Men still dominate technical industries in Germany. More than 80 percent of employees in IT and energy are male. The proportion of young women opting for relevant courses of study and pursuing a career as an engineer or developer remains low. Nevertheless, there is a clear trend: the energy industry is becoming more female and also younger. In this interview, software developer Swathi Gangadhar talks about her personal enthusiasm for programming and the exciting day-to-day work at NOVUM.
Swathi, you are the first female software developer on our team. But does the topic of gender make itself felt at all for you?
Hardly at all, in fact. To this I must say that in modern India it is completely normal for young women to become developers or engineers. The engineering degree in particular is associated with a great deal of prestige there.
Parents want their children – whether girls or boys – to follow such a path, simply because it means perspective. Mothers and fathers, but also society as a whole, have a lot of influence on personal career choices in India.
At NOVUM, I get just as much respect and creative freedom as everyone else. The only thing I miss a bit are the meetings with colleagues after work. We are only a few women and all unfortunately very involved.
How did you end up becoming a software developer?
I already had the opportunity to gain first experiences with programming languages during my school days. By the way, in my home state of Karnataka in India alone, there are over 200 universities where you can earn an IT degree. The subject simply fascinated me. In addition, after completing my bachelor’s degree at Visvesvaraya Technological University, I was able to start my professional life directly at NOVUM and did not need a master’s degree or other additional qualifications.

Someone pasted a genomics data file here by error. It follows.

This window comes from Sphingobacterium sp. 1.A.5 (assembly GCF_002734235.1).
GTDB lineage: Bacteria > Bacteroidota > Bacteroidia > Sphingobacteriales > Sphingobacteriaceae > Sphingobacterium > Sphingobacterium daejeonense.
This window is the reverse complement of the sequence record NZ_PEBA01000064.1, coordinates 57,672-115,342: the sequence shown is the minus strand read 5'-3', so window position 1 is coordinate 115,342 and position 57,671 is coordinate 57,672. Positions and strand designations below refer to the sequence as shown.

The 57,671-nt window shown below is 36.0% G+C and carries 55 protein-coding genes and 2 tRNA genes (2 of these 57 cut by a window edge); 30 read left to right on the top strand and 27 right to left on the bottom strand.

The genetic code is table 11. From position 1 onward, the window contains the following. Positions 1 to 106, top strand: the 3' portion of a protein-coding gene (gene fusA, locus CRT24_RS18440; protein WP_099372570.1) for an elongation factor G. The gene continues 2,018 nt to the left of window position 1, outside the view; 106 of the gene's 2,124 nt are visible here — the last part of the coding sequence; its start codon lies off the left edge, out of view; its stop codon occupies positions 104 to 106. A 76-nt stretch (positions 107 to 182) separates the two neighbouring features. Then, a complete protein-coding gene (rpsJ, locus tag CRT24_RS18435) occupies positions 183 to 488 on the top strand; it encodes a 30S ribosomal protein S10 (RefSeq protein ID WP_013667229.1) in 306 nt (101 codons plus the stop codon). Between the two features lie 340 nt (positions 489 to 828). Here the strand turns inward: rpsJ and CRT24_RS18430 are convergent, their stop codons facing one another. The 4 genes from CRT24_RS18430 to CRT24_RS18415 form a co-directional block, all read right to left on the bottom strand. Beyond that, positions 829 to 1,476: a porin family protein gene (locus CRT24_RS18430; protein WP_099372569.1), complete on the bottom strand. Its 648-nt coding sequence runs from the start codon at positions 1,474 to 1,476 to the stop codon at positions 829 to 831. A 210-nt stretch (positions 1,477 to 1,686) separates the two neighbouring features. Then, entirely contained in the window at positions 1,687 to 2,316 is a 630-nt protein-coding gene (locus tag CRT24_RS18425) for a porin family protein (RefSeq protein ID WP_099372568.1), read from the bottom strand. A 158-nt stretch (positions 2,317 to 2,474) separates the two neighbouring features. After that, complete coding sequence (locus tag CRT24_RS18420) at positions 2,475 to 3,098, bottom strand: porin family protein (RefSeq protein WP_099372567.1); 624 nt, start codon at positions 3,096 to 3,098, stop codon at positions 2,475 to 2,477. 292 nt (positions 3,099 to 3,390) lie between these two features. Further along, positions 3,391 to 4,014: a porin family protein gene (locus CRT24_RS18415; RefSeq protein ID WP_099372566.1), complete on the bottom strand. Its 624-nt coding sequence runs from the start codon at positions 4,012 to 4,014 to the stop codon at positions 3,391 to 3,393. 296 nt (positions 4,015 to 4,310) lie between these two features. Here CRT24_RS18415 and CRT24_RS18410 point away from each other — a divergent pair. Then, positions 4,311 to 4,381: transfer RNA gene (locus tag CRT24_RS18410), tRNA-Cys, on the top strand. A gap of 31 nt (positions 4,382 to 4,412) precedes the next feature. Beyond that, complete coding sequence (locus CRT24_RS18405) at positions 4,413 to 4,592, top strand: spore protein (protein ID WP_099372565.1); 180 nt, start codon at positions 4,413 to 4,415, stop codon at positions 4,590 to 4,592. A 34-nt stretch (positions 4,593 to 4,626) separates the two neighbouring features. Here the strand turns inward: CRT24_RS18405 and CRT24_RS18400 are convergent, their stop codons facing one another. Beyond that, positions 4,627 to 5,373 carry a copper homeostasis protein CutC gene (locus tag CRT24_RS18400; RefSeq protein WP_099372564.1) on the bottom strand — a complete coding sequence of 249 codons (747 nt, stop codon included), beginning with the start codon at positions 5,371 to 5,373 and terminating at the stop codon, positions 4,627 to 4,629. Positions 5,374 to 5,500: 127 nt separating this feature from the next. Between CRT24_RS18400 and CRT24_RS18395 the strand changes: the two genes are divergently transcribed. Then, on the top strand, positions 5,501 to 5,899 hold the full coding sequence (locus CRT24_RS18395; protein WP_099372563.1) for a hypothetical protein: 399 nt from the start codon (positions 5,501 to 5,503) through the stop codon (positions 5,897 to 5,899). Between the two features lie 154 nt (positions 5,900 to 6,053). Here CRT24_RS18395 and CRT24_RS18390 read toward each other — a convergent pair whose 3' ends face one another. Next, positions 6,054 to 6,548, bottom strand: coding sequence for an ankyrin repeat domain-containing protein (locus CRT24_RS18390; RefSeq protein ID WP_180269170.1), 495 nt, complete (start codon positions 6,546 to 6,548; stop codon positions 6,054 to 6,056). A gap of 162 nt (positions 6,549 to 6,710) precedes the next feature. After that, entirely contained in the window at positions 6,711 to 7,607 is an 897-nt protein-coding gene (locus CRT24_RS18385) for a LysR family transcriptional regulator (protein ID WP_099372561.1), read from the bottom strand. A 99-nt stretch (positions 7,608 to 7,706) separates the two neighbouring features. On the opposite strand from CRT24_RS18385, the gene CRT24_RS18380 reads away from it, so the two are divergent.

What do you like most about your job?
The best part of my job is working with my personal mentor and NOVUM Co-Founder Jens Haupt. Jens gives me a lot of freedom to try things out and also allows me to make mistakes and learn from them.
I also love the atmosphere in the team. When I started, everyone switched directly from German to English. We help each other and cook together more often instead of just going out to eat.
In terms of content, I find it exciting that so much is happening in our industry. You have to develop yourself permanently. I see this as a positive challenge.
What would you like to achieve professionally in the future?
I would like to carry out projects independently. I can also well imagine managing my own team later on.
Do you have any tips on how we can encourage more young women in Germany to become developers or engineers?
I believe that it is important that young people come into contact with the relevant topics at an early stage and have the chance to develop a fascination for them. From an Indian perspective, I would also say that parents should naturally encourage girls more to choose a career in IT or energy.